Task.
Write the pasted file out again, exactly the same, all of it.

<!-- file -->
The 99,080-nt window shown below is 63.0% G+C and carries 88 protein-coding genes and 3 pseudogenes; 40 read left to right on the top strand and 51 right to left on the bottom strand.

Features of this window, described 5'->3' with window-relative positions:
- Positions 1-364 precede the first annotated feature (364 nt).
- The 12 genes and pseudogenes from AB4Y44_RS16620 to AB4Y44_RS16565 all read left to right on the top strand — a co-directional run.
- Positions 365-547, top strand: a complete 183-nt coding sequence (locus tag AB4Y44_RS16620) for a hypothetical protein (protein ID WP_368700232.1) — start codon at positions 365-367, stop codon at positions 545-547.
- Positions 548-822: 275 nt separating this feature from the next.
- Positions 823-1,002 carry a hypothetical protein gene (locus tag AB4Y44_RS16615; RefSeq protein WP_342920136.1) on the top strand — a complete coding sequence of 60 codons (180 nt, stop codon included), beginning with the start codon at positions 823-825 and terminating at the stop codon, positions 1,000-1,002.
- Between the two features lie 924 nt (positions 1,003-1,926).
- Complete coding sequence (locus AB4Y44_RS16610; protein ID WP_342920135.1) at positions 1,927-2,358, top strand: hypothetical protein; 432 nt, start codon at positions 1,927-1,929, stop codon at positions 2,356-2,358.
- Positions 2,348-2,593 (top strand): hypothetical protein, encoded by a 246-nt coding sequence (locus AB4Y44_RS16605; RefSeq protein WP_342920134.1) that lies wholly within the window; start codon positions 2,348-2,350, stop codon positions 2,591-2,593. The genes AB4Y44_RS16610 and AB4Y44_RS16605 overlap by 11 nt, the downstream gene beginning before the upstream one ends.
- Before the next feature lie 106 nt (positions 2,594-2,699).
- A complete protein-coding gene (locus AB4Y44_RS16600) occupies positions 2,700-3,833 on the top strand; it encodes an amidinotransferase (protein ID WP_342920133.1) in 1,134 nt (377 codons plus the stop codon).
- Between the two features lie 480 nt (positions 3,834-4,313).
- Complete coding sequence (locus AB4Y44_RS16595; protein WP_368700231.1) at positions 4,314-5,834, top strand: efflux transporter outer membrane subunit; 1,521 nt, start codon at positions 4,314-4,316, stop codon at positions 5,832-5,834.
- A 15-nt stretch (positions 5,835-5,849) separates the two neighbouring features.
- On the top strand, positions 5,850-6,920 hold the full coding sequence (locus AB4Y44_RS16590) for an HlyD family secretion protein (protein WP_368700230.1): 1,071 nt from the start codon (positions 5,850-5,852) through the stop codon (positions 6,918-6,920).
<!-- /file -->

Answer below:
The 99,080-nt window shown below is 63.0% G+C and carries 88 protein-coding genes and 3 pseudogenes; 40 read left to right on the top strand and 51 right to left on the bottom strand.

Features of this window, described 5'->3' with window-relative positions:
- Positions 1-364 precede the first annotated feature (364 nt).
- The 12 genes and pseudogenes from AB4Y44_RS16620 to AB4Y44_RS16565 all read left to right on the top strand — a co-directional run.
- Positions 365-547, top strand: a complete 183-nt coding sequence (locus tag AB4Y44_RS16620) for a hypothetical protein (protein ID WP_368700232.1) — start codon at positions 365-367, stop codon at positions 545-547.
- Positions 548-822: 275 nt separating this feature from the next.
- Positions 823-1,002 carry a hypothetical protein gene (locus tag AB4Y44_RS16615; RefSeq protein WP_342920136.1) on the top strand — a complete coding sequence of 60 codons (180 nt, stop codon included), beginning with the start codon at positions 823-825 and terminating at the stop codon, positions 1,000-1,002.
- Between the two features lie 924 nt (positions 1,003-1,926).
- Complete coding sequence (locus AB4Y44_RS16610; protein ID WP_342920135.1) at positions 1,927-2,358, top strand: hypothetical protein; 432 nt, start codon at positions 1,927-1,929, stop codon at positions 2,356-2,358.
- Positions 2,348-2,593 (top strand): hypothetical protein, encoded by a 246-nt coding sequence (locus AB4Y44_RS16605; RefSeq protein WP_342920134.1) that lies wholly within the window; start codon positions 2,348-2,350, stop codon positions 2,591-2,593. The genes AB4Y44_RS16610 and AB4Y44_RS16605 overlap by 11 nt, the downstream gene beginning before the upstream one ends.
- Before the next feature lie 106 nt (positions 2,594-2,699).
- A complete protein-coding gene (locus AB4Y44_RS16600) occupies positions 2,700-3,833 on the top strand; it encodes an amidinotransferase (protein ID WP_342920133.1) in 1,134 nt (377 codons plus the stop codon).
- Between the two features lie 480 nt (positions 3,834-4,313).
- Complete coding sequence (locus AB4Y44_RS16595; protein WP_368700231.1) at positions 4,314-5,834, top strand: efflux transporter outer membrane subunit; 1,521 nt, start codon at positions 4,314-4,316, stop codon at positions 5,832-5,834.
- A 15-nt stretch (positions 5,835-5,849) separates the two neighbouring features.
- On the top strand, positions 5,850-6,920 hold the full coding sequence (locus AB4Y44_RS16590) for an HlyD family secretion protein (protein WP_368700230.1): 1,071 nt from the start codon (positions 5,850-5,852) through the stop codon (positions 6,918-6,920).